Surgical technique named after Chandigarh doctor

Surgical technique named after Chandigarh doctor

Having devised and  successfully carried out a new technique to remove a rare tumour of the kidney through a minimal invasive method, a surgeon from Chandigarh's Post Graduate  Institute of Medical Education and Research (PGIMER) has had the technique being named after him.

The "Santosh PGI Technique', named after PGIMER's assistant professor of urology Santosh Kumar, has been acknowledged by the Asian  Journal of Endoscopic Surgery, the official journal of the Japan Society for Endoscopic Surgery and the Asia Endosurgery Task Force.

Kumar had undertaken the new technique earlier this year on a 22-year-old married woman from a rural family who was suffering from a rare parasitic cystic tumour on her kidney. The patient's husband and in-laws had left her with her parents after they realised that the tumour would have to be removed through an open surgery that would leave her with  surgical scars for life.

However, Kumar used just a two-centimetre incision through the patient's navel using conventional instruments and removed the tumour after a 90-minute procedure. The journal mentions that the technique has  perhaps been used for the first time anywhere in the  world.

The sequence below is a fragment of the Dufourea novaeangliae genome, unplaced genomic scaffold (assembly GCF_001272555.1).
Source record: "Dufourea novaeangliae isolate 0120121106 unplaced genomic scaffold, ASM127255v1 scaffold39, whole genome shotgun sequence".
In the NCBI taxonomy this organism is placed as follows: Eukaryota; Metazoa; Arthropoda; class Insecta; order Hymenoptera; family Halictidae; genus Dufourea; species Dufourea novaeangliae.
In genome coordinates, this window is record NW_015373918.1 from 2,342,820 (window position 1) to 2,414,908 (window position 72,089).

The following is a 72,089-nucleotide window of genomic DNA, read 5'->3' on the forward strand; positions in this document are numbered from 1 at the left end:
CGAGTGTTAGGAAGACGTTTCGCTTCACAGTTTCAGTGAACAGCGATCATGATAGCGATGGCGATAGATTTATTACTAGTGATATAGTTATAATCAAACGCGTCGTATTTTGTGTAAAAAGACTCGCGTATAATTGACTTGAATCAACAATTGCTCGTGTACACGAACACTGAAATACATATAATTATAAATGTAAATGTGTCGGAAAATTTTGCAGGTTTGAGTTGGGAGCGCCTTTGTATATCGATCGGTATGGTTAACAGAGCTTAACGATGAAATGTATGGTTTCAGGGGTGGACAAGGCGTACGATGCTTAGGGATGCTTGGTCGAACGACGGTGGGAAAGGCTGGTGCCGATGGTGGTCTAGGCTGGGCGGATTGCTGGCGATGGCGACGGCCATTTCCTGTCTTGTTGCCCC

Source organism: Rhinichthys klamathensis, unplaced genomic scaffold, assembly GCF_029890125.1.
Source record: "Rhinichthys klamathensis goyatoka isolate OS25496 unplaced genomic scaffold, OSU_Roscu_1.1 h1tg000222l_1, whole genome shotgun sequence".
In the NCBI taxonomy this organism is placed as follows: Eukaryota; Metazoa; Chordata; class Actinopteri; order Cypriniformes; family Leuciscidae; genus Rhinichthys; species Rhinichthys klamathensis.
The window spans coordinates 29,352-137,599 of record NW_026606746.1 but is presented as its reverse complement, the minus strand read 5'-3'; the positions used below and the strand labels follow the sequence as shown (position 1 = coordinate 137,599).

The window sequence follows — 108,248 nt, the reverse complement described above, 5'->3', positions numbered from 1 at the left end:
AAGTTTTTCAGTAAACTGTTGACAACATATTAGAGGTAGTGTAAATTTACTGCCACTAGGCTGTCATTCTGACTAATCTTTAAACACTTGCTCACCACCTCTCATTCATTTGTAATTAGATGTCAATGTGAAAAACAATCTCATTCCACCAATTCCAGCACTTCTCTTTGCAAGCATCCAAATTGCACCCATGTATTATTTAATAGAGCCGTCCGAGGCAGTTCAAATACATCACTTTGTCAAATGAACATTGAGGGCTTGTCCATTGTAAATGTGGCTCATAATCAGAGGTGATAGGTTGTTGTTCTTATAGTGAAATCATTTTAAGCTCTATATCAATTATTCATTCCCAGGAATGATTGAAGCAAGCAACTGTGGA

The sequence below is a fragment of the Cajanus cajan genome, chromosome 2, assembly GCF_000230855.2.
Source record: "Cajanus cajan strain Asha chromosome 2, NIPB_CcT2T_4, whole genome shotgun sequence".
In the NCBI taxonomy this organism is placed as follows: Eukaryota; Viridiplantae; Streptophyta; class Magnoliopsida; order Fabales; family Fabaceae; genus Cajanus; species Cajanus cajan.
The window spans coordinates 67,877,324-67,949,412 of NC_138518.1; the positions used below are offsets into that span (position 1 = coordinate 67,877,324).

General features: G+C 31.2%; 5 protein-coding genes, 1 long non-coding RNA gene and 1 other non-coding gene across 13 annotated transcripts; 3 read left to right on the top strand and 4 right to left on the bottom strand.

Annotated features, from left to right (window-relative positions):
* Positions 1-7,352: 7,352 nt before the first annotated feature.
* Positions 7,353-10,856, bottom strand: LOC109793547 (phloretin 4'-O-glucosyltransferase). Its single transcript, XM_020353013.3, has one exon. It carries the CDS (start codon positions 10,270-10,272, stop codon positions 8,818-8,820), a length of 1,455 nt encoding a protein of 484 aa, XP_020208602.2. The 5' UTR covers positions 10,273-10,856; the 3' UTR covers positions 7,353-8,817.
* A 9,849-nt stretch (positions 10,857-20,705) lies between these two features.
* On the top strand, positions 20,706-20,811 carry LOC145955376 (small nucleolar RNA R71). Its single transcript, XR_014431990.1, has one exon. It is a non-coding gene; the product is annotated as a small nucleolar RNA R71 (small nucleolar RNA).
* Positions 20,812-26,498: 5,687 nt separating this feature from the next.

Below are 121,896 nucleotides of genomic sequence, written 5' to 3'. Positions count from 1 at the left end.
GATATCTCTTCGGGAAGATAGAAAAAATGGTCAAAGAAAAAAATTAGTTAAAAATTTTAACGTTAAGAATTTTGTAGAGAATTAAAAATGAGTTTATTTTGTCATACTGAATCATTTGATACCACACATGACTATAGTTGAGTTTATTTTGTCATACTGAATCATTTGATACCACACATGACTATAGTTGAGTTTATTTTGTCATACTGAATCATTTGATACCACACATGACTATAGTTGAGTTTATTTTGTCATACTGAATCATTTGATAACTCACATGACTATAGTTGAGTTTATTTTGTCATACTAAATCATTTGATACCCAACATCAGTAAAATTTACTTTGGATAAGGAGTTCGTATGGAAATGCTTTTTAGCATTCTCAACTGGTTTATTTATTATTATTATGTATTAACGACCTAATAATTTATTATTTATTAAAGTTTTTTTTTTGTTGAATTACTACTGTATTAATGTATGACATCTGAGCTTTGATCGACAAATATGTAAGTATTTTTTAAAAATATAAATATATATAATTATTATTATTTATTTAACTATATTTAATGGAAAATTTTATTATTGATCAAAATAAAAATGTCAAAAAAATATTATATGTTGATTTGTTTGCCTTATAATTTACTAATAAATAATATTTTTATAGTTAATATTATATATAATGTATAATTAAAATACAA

The technique not only successfully removed the tumour but also left no scar on the young woman's body.

"We used conventional instruments for this technique.  The disease is a rare one and can lead to destruction of the kidney and can even  be fatal. The patient recovered well after the procedure and has no body scars," Kumar told IANS here.

The rare tumour is caused by parasites which enter the human body along with eggs, meat and even vegetables. The disease does not show any  symptoms till the tumour becomes big enough and starts showing up as a lump.  While most patients remain asymptomatic, some may get abdominal pain.

"We believe this is the first reported case of its kind  in the world. Not only is this technique minimally invasive, it is also cost  effective, as only conventional laproscopic ports and instruments are used," Kumar wrote in the abstract of the  journal.

"The patient was a newly-married housewife from a low  socio-economic background who had been deserted by her husband because of the  unfortunate social connotation associated with the disease and morbidity associated with surgical treatment," Kumar said.

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